If you're going to make a film that teaches no lessons, reaches no moral conclusions, and solves no problems, it's best to be armed with an exceptional cast and a really good script. You Can Count on Me has both. Linney (The Truman Show, The House of Mirth, Primal Fear) is razor-sharp and impossibly endearing as Sammy, showing off her under-exploited acting talent in a non-show-offy performance that makes the character feel whole and authentic, wacky contradictions and all. Rory Culkin–yet another young actor from the seemingly bottomless well of Culkin kids–is thoroughly engaging as Rudy, a quiet and multi-dimensional child who has all the built-in sympathy of a "cute kid" character without stooping to be one.
The biggest splash is made by Mark Ruffalo as the ne'er-do-well brother. It's impossible to tell how much of Terry's oddball syntax and loopy verbal ramblings come straight from the script, but Ruffalo nails the quirky rhythms exquisitely, creating a memorable portrait of a bright-but-uneducated free spirit whose impetuous nature breaks and builds barriers in equal measure, often simultaneously. This is no limply familiar wastrel boat-rocker. Terry is saint, sinner, and a bunch of stuff in between... with an odd knack for being thoughtless and thoughtful in the same moment. Ruffalo makes him raucous, poignant, reckless, and caring, all without missing a beat. I don't know if I'd really want to have a brother like Terry, but if I did, I'd love him to pieces in spite of his flaws while writhing with exasperation when faced with them–just like Sammy does.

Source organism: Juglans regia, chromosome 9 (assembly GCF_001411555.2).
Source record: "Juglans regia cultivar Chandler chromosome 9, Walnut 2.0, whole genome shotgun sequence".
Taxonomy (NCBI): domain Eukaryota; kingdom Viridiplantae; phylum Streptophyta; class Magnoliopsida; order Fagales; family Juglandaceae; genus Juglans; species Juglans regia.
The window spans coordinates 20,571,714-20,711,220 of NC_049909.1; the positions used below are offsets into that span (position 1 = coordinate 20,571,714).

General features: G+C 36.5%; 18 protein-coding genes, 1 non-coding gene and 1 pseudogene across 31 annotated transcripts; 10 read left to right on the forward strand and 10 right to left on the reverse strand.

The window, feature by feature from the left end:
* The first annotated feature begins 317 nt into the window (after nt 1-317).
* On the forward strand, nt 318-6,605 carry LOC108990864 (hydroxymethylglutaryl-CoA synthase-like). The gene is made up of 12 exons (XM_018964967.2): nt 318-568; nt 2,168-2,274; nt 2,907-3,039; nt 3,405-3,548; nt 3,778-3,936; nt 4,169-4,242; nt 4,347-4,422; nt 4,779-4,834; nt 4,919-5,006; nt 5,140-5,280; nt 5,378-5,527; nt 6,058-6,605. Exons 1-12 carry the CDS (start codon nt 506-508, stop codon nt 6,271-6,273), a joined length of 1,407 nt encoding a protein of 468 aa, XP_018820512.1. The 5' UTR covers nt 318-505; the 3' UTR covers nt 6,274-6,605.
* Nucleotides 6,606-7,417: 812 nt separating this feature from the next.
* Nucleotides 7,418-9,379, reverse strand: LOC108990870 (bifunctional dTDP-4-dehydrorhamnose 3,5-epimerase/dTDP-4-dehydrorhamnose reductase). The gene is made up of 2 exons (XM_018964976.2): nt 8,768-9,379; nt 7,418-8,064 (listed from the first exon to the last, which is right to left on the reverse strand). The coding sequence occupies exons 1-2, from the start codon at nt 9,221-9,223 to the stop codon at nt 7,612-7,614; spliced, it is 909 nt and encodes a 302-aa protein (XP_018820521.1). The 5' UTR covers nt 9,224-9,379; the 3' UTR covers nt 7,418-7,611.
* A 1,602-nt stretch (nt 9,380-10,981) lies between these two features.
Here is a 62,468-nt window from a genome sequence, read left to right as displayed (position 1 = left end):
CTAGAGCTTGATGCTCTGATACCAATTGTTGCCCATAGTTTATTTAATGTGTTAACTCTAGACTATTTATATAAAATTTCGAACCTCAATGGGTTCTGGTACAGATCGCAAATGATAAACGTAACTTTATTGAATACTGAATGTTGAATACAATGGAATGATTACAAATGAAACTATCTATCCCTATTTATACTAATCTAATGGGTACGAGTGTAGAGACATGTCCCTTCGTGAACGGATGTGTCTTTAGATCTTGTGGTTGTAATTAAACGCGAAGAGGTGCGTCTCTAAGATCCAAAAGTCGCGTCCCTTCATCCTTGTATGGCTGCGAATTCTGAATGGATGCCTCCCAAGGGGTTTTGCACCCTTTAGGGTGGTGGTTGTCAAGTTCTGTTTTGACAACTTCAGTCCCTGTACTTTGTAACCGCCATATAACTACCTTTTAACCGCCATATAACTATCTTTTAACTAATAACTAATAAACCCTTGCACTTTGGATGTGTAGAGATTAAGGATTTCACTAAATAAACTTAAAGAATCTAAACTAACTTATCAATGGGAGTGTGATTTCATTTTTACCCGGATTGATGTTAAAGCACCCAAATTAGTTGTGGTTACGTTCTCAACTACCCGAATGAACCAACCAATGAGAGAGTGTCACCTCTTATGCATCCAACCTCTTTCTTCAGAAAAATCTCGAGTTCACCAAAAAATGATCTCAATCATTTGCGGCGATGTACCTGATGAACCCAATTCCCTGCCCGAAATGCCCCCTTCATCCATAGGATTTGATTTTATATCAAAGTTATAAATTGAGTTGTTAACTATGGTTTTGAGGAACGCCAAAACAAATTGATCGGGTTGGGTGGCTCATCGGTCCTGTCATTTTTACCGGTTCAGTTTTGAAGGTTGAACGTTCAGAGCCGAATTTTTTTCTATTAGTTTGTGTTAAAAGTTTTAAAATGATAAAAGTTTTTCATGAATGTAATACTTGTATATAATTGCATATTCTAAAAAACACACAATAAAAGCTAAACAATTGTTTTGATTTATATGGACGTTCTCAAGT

And speaking of flaws... it's only fair to concede that You Can Count on Me has a few minor flaws to forgive. The familial triangle at its center is nearly perfect, but the sub-plots involving Sammy's boss and her boyfriend are more of a mixed bag. The boyfriend thread is underwritten, and clearly meant to be a marginal bit of context for Sammy's slow awakening to the dead end nature of her comfortable routines. The boss thread plays a more prominent role, and though it's good for character development and provides some memorable laughs, Matthew Broderick's cartoonish stiffness seems out of place in the same film with characters who are no less pointed constructs of a writer's imagination, but manage to feel real in spite of that.
Still, it's easy to forgive such lapses when the result is so entertaining, and entertaining is the operative word here. You Can Count on Me definitely reaches for some humble truths about love, family, freedom, restraint, and messy realities that repel simple solutions, but it approaches those themes with wit and warmth, a keen ear for dialogue, and a sensibility that is twisted in a way that feels fresh and alive without straining credulity or spinning out of control. Yes, it's an indie, but it's not the least bit ponderously self-important or falsely uplifting. Instead, Ken Lonergan took this chance to be a director and chose to make a very modest–and very good–movie, when the norm is to settle for opening a vein. If only more debuts were half as courageous as this one.
© November 2000 by AboutFilm.Com and the author.
Images © 2000 The Shooting Gallery. All Rights Reserved.
|Comment on this review|
|Read Selected Comments|